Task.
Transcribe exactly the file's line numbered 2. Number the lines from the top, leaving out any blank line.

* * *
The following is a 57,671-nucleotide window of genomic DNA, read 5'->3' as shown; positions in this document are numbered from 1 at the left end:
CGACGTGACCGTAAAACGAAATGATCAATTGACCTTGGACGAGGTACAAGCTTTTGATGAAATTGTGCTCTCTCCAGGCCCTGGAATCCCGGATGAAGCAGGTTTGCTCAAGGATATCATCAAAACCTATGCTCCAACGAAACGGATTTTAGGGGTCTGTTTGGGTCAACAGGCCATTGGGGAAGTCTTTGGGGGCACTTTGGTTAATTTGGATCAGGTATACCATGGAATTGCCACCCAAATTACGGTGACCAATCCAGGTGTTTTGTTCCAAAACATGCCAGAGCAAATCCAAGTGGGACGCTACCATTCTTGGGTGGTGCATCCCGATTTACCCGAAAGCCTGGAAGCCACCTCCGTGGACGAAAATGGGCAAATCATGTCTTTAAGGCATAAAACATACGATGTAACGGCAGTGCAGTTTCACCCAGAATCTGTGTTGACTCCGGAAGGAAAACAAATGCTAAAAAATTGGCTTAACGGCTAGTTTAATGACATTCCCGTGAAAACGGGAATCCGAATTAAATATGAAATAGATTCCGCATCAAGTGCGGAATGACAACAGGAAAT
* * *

CGACGTGACCGTAAAACGAAATGATCAATTGACCTTGGACGAGGTACAAGCTTTTGATGAAATTGTGCTCTCTCCAGGCCCTGGAATCCCGGATGAAGCAGGTTTGCTCAAGGATATCATCAAAACCTATGCTCCAACGAAACGGATTTTAGGGGTCTGTTTGGGTCAACAGGCCATTGGGGAAGTCTTTGGGGGCACTTTGGTTAATTTGGATCAGGTATACCATGGAATTGCCACCCAAATTACGGTGACCAATCCAGGTGTTTTGTTCCAAAACATGCCAGAGCAAATCCAAGTGGGACGCTACCATTCTTGGGTGGTGCATCCCGATTTACCCGAAAGCCTGGAAGCCACCTCCGTGGACGAAAATGGGCAAATCATGTCTTTAAGGCATAAAACATACGATGTAACGGCAGTGCAGTTTCACCCAGAATCTGTGTTGACTCCGGAAGGAAAACAAATGCTAAAAAATTGGCTTAACGGCTAGTTTAATGACATTCCCGTGAAAACGGGAATCCGAATTAAATATGAAATAGATTCCGCATCAAGTGCGGAATGACAACAGGAAAT